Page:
Excited that the Rasperry Pi group wrote up one of my medical maker research projects. This is sort of the equivalent of making a jig, and definitely part of what I will use my GlowForge for. This is one of the very, very few things I have used Python for as in this instance the slow mechanical process allowed python to get work done, as usually I use C for machine vision (about 20x performance).
Very impressive work. Thanks for sharing.
That is great
You do amazing work, and you’re restoring my faith in biotech/the medical profession generally.
I spent one year in the biotech industry, working on robots and assay development software. Before taking the job, I was so thrilled that I’d play a small part in a company that was doing great things - medical research, etc., making peoples’ lives better. Ah, youth. It took just a few months to realize that I’d entered a cutthroat industry, riddled with lawsuits, nepotism, cronyism, back-stabbing to “get ahead”. I had a supervisor tell me, “you’re doing great work, but you need more Face Time with the boss to get ahead.” Whoa. I was also told by one of the management folks that biotech does not want to find cures for things like diabetes or MS because they love chronic illnesses for which patients will need to be paying for meds for the rest of their lives. No shame at all on her face when she said it.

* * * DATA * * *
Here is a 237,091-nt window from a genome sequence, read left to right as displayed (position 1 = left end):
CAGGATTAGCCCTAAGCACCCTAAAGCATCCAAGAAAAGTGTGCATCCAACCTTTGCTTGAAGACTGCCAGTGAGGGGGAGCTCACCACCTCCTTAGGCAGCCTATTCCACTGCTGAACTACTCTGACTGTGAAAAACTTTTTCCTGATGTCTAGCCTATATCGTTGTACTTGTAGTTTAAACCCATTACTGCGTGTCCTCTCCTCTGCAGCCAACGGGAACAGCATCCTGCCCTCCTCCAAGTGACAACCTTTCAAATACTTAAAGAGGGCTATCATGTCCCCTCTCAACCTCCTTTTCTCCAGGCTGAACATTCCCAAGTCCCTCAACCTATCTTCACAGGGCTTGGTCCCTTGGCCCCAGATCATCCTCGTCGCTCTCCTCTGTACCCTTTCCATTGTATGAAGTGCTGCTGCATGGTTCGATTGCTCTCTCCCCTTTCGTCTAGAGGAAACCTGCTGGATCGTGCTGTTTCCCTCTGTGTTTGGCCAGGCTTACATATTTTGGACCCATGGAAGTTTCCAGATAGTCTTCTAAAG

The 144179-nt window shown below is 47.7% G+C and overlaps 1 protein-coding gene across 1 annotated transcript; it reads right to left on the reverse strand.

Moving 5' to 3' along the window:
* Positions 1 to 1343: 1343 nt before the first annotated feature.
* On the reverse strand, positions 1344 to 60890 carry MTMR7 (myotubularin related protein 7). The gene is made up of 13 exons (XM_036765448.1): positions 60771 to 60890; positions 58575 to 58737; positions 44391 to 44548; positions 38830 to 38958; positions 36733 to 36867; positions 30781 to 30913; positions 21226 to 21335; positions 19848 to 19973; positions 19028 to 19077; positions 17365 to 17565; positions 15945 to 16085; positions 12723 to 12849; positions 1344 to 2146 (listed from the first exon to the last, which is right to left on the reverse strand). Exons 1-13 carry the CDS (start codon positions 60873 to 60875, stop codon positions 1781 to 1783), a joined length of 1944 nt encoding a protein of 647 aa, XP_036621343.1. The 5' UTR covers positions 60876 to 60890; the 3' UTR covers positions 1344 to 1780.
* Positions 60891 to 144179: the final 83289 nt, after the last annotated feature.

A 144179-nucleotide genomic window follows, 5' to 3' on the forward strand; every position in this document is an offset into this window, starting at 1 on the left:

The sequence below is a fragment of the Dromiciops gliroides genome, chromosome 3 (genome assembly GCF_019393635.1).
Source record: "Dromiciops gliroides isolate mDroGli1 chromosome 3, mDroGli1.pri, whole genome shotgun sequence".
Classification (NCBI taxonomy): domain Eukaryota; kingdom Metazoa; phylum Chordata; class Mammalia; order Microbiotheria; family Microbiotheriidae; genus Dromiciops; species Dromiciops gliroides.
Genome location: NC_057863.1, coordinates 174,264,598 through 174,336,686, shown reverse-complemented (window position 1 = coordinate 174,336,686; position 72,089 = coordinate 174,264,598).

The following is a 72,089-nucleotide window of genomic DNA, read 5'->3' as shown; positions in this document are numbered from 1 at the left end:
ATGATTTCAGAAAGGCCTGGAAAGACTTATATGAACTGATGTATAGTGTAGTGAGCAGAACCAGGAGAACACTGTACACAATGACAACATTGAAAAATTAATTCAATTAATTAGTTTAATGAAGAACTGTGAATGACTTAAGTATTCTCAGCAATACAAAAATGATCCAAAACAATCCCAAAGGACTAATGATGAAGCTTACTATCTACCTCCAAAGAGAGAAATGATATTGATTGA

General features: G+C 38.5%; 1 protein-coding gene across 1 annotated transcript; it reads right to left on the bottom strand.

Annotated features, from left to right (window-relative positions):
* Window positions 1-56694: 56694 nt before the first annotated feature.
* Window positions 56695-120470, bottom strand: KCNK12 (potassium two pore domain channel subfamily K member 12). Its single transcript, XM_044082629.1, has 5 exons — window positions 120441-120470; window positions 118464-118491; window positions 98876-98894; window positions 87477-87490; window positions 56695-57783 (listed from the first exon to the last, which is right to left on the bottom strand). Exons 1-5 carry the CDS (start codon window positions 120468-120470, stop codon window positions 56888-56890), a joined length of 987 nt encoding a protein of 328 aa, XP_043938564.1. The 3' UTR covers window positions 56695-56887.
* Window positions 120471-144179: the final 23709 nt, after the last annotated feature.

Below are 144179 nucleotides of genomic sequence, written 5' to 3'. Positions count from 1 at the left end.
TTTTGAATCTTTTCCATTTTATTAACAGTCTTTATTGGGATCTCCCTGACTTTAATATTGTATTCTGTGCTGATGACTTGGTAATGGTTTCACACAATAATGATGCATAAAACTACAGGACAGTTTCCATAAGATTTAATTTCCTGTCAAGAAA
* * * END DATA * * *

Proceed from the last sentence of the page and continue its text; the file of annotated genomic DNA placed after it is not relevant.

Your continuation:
So, yeah, thanks for your work and your kindness and being a decent human being
I’ve always liked you but more and more. There is no telling how many times you have published in the “journals” but you still manage to get excited to have your stuff in a raspberry pi blog!
Yeah there is a big difference between biotech industry and academic research. They are hyper efficient but cutthroat while we are administratively incompetent but not bound by “results” like a corporate entity is. Luckily for me, my “job” is not grant funding dependent (it’s dependent on clinical revenue) but my ability to have fun is, so that lets me have fun without stressing (regularly grant funded researchers are more nose to the grindstone). My funding is a tad unusual (government, just not ours) with a large contract rather than grant, so as long as me and my team fulfill the contract milestones, we have time to explore…
Generally more excited! Journal articles share some of the bad things that @cynzu was pointing out about biotech, is unfortunately shared in the “literature industry”. Although my hopefully soon to be accepted medical 3D printing article will get me excited too, since it takes a very novel approach to combining several of my interests.